Quantum computing will unlock new value across many industries, creating up to $850 billion in annual value by 2040, a new report by Boston Consulting Group (BCG) has revealed.
The report titled: “What Happens When “If” Turns to “When” in Quantum Computing?,” stated that investors are moving aggressively to increase the amount they allocate to quantum computing, with two-thirds of all equity investments in the field coming since 2018.
Through 2017, those investments totalled approximately $600 million and that amount nearly doubled over the next three years, the report said.
The report added that, “at the same time, companies are also significantly upping their quantum computing investment with 20 per cent expected to dedicate resources to quantum technology by 2023, up from just one per cent in 2018.”
BCG partner, director, and co-author of the report, Jean-Francois Bobier, predicted the acceleration would continue.
According to him, “recent advances and roadmaps from major hardware companies such as IBM, Google, Honeywell, IonQ, PsiQuantum and others have increased the confidence that we will have machines “powerful enough to tackle important business and society problems before the end of this decade.
“Impacted companies and governments should get prepared for an accelerated timeline.
“This upturn in investment is driven by major advances in quantum computing technology and predictions of massive performance and profit improvements as a result of this new capability,” Bobier said, adding that Quantum computing will unlock new value across many industries, creating up to $850 billion in annual value by 2040.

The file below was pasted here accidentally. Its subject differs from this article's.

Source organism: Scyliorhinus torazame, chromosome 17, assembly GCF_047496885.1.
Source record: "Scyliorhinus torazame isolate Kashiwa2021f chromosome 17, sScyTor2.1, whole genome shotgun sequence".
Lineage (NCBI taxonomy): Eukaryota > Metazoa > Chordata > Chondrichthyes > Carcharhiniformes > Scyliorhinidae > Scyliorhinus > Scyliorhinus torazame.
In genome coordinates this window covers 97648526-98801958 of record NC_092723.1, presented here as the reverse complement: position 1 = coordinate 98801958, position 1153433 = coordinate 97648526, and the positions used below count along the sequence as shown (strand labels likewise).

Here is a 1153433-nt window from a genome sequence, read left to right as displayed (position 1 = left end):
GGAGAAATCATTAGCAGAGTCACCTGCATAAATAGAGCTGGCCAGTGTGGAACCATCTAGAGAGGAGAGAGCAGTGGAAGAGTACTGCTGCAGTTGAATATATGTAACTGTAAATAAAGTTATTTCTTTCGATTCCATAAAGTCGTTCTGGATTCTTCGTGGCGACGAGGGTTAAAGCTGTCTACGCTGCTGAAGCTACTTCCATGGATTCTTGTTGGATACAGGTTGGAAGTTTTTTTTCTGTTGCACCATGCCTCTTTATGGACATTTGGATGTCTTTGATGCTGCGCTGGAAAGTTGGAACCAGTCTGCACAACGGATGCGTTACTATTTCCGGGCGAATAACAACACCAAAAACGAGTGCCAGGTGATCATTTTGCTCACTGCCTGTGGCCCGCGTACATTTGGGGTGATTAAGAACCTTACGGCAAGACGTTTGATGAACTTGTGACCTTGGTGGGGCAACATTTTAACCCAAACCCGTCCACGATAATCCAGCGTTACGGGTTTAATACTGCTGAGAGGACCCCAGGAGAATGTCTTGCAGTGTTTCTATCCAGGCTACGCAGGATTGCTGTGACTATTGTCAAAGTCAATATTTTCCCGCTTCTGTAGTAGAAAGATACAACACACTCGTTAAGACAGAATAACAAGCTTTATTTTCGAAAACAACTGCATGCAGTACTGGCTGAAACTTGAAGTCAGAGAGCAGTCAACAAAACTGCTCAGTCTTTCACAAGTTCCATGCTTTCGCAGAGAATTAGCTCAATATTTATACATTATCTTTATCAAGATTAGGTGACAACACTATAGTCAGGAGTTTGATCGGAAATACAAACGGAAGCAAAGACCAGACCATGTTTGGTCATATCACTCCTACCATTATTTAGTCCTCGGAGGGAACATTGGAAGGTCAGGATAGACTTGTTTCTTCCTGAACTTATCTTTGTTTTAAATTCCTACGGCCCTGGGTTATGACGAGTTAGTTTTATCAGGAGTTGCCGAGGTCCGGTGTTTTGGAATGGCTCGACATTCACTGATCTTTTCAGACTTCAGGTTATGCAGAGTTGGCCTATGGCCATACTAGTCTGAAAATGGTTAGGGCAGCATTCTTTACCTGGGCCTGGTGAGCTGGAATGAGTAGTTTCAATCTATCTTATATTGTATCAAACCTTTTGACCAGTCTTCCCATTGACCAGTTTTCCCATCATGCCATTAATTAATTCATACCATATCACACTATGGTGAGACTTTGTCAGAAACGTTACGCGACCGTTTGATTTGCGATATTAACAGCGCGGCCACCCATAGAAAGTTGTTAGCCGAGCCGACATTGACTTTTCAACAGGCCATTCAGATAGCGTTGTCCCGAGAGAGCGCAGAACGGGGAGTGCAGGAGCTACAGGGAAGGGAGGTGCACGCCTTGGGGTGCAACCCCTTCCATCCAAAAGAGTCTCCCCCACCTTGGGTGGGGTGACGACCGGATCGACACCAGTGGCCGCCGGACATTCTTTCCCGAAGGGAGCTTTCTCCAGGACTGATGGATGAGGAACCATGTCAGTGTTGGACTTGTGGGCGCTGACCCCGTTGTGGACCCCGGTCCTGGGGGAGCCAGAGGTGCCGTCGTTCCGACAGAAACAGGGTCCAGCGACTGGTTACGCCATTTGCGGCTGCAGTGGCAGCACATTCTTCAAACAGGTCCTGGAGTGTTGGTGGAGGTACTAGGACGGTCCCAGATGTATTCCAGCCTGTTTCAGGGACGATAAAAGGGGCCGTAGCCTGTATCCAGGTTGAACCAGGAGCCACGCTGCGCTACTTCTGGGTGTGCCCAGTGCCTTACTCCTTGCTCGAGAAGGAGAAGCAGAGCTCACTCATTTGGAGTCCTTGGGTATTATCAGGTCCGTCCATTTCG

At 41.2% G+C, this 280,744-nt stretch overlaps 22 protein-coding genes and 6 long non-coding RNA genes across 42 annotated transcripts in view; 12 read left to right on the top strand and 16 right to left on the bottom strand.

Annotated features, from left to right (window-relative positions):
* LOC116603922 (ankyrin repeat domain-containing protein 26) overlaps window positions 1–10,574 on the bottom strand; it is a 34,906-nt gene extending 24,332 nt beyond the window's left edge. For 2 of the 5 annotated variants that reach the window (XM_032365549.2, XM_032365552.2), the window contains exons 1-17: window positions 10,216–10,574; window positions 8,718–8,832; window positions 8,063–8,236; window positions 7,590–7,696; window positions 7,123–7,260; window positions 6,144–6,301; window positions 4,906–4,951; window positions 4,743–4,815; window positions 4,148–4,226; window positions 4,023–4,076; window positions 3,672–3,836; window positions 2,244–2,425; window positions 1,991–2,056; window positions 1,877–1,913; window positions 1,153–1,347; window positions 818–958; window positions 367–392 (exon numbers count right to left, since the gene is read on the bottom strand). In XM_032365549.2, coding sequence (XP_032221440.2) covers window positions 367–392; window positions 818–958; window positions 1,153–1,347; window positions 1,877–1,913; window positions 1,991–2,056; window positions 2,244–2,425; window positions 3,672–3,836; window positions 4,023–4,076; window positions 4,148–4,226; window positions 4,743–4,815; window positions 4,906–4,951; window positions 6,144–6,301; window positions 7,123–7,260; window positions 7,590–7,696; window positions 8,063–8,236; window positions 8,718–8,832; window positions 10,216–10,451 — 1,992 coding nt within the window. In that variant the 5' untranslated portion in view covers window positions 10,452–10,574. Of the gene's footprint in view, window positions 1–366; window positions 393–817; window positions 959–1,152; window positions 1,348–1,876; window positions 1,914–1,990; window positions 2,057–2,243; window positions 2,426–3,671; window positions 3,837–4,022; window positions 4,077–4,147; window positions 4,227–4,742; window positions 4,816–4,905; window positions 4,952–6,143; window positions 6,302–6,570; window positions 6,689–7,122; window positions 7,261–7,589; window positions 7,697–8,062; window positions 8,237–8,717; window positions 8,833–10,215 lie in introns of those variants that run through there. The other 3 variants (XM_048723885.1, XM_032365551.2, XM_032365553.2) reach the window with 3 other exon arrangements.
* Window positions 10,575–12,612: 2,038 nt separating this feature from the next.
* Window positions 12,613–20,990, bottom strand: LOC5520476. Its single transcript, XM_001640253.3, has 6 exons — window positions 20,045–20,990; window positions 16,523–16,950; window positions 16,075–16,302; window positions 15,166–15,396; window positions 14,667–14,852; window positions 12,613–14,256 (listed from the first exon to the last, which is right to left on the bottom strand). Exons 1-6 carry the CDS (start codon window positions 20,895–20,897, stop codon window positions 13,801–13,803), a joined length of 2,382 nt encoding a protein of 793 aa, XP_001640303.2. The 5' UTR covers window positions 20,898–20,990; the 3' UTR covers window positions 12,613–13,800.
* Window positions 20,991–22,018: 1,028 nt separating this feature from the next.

Much of the new investment, he said, is being directed toward the challenge of developing lower cost and more reliable quantum computing hardware, adding that researching and engineering the quantum bits (qubits) that power the computers is extremely difficult and expensive.
“In 2020, a total of $675 million in equity investments flowed to quantum computing, with $528 million of that going to hardware development. The year before, the total venture capital of just $211 million was split evenly between hardware and software. BCG expects 2021 to break previous records, with more than $800 million in investments,” he assured.
He predicted a race between five competing quantum hardware technologies over the decade. “As of today, they all bear unique performance and scalability trade-offs, and the jury is out on which ones will achieve a decisive advantage.
“Large, established companies such as IBM, Google, Honeywell and Amazon Web Services are heavily investing beside well-funded start-ups such as IonQ, which went public this year at an estimated initial valuation of $2 billion,” he added.
A BCG principal, Matt Langione, also predicted a significant surge in institutional and corporate investment in quantum technology.